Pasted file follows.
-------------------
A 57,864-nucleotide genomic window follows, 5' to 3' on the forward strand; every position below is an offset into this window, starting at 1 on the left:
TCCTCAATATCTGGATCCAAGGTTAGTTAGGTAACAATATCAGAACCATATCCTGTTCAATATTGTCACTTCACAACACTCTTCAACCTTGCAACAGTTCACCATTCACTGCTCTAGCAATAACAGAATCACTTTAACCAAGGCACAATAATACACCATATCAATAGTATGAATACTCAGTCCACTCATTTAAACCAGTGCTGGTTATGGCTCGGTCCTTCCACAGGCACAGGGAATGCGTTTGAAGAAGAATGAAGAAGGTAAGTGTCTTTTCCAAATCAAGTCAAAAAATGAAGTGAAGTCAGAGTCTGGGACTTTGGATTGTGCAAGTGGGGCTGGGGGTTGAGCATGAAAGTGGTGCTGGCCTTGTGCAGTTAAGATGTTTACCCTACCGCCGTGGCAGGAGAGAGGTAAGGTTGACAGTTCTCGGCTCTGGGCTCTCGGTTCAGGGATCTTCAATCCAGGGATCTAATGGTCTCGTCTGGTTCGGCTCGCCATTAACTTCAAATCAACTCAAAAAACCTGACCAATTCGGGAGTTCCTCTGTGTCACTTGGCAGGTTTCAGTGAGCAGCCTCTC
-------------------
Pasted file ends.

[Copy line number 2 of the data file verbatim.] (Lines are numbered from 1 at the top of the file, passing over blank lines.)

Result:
TCCTCAATATCTGGATCCAAGGTTAGTTAGGTAACAATATCAGAACCATATCCTGTTCAATATTGTCACTTCACAACACTCTTCAACCTTGCAACAGTTCACCATTCACTGCTCTAGCAATAACAGAATCACTTTAACCAAGGCACAATAATACACCATATCAATAGTATGAATACTCAGTCCACTCATTTAAACCAGTGCTGGTTATGGCTCGGTCCTTCCACAGGCACAGGGAATGCGTTTGAAGAAGAATGAAGAAGGTAAGTGTCTTTTCCAAATCAAGTCAAAAAATGAAGTGAAGTCAGAGTCTGGGACTTTGGATTGTGCAAGTGGGGCTGGGGGTTGAGCATGAAAGTGGTGCTGGCCTTGTGCAGTTAAGATGTTTACCCTACCGCCGTGGCAGGAGAGAGGTAAGGTTGACAGTTCTCGGCTCTGGGCTCTCGGTTCAGGGATCTTCAATCCAGGGATCTAATGGTCTCGTCTGGTTCGGCTCGCCATTAACTTCAAATCAACTCAAAAAACCTGACCAATTCGGGAGTTCCTCTGTGTCACTTGGCAGGTTTCAGTGAGCAGCCTCTC